flashy 88 Laight Street loft underperforms, answers question “when is a 17 foot ceiling not 17 feet?”
the mezzanine curse of (some) Manhattan lofts afflicts this Tribeca loft
I am going to save you some SHOUTING (you’re welcome) by noting that the broker babble for the recently sold “1,982 sq ft” Manhattan loft #8 at 88 Laight Street begins this way: “ultra contemporary mega loft with 17′ ceilings”. Some of that babble is true, as we’ll see; the babble continues with a litany of features of what must be a lovely loft: full floor, convertible 3 bedrooms plus home office, landmark city and river views that include the Empire State Building, central air, 4 exposures, over-sized windows, and more (and more).
No one was misled about the nature of the loft, as the listing photos and floor plan tell the story that the words elide. Only the most unsophisticated consumer would be surprised to note on entry that this loft has relatively little volume for a Tribeca loft, and much less volume than 17 foot ceilings, over-sized windows, and “1,982 sq ft” usually imply. The reason is obvious in the main listing photo, showing a ‘great room’ that is about 12 feet wide, or 12 foot narrow:
(Photo by Douglas Elliman, obviously.)
Just out of view, above the photographer from this angle, is the mezzanine that continues along the right wall to the facing wall at the far end. That’s how you get “1,982 sq ft” (and room for 3 bedrooms and a home office) out of a foot print that seems to be about 55 feet long and (at its widest) about 20 feet deep. (The dimensions on the floor plan don’t add up, but that’s a minor sin in these fraught marketing materials.)
Yes, those are 17 foot ceilings. But they extend only about half of that long south wall, while the entire long north wall and the narrow east and west sides of the loft stack the living space with a wraparound mezzanine, leaving perhaps three-fourths of those “1,982 sq ft” with ceiling heights no more than 8’6″. Look at the photo above, and see the uses in front of that stretch of over-sized windows: a dining table with two dining chairs on one side and a bench no the other, and a seating area with two chairs facing a narrow couch. Not very “mega” to me, but your mileage may vary….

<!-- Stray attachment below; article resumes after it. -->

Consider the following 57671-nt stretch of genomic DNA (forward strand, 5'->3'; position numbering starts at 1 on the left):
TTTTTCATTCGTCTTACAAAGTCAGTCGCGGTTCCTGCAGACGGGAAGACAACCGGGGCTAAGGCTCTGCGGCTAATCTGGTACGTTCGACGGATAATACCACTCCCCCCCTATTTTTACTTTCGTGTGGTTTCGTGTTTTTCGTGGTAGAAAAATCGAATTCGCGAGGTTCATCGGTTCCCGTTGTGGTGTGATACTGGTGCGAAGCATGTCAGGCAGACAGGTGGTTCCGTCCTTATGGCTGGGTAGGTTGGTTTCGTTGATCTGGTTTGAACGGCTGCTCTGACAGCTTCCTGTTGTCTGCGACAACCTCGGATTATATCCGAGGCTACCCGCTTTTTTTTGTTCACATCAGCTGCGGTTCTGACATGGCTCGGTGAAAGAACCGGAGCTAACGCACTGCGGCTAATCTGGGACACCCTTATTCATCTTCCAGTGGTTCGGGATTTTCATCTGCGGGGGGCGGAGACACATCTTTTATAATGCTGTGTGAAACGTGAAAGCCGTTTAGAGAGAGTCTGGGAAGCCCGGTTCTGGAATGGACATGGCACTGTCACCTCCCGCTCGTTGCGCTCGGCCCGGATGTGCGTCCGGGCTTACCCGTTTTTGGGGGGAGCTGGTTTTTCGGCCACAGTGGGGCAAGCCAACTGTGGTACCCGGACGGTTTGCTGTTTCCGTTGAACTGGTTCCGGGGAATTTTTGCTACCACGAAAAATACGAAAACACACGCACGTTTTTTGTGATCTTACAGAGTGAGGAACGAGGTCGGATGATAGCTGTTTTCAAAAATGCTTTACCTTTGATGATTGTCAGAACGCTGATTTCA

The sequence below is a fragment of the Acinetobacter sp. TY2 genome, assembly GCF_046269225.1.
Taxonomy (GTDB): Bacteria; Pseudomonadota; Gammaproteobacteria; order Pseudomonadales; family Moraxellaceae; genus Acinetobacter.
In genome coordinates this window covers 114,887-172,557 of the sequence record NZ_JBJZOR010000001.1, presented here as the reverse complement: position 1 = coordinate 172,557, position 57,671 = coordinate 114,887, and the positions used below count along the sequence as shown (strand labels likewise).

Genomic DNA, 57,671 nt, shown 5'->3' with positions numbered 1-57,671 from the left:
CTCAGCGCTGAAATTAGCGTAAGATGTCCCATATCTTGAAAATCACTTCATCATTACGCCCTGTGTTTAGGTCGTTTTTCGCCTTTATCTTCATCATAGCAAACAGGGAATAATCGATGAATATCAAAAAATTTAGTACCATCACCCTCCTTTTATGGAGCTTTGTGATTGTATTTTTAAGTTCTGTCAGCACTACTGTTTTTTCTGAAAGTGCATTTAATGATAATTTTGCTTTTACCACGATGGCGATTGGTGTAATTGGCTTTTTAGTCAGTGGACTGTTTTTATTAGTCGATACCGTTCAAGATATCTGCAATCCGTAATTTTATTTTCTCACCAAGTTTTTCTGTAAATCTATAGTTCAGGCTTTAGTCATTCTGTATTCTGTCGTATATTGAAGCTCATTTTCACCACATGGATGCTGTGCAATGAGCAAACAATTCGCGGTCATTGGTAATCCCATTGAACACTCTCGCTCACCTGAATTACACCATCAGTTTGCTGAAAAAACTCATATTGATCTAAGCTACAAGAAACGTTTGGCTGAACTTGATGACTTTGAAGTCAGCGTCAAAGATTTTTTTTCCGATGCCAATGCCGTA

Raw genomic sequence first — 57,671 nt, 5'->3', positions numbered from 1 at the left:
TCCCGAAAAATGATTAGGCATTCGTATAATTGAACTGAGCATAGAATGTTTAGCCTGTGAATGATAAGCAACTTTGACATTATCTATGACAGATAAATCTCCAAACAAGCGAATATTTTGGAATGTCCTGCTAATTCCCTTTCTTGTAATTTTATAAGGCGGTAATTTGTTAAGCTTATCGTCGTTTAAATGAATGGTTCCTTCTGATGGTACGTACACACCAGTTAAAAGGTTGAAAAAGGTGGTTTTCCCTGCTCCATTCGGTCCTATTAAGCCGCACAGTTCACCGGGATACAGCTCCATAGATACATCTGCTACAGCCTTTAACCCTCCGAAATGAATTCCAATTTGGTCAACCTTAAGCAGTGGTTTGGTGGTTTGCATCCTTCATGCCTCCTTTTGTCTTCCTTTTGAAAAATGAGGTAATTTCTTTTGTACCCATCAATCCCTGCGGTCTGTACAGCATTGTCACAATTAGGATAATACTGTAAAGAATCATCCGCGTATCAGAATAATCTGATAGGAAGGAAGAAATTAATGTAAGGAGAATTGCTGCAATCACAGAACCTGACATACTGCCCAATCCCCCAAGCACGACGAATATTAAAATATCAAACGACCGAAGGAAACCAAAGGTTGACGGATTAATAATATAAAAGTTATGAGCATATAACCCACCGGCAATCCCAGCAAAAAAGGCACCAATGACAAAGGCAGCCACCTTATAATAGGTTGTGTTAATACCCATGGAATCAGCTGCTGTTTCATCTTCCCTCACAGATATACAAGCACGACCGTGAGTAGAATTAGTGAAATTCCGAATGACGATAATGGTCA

how to underperform the market at nearly $2,000/ft
If you peaked at the StreetEasy listing data you already know that the loft sold for $3.95mm a month ago. Especially considering how many of the “1,982 sq ft” suffer from un-lofty mezzanine ceilings, that is a very impressive $1,993/ft (before adjusting in a small way for the 140 sq ft balcony). That sale took three months to solidify into contract, at a modest discount from the $4.295mm ask. So why the epithet, “underperform”?
The recent seller paid $3.9mm to buy two years ago. The overall Manhattan residential real estate market, as measured in a single number by the StreetEasy Condo Index, is up 19% in those two years (from 196.40 in August 2012 to 234.06 in June 2014, the last month available). It hardly needs calculating, but the recent sale (at a gain of $50,000 before considering the sales fee and transfer taxes … ugh) was a “gain” of … (wait for it) … 1.3%.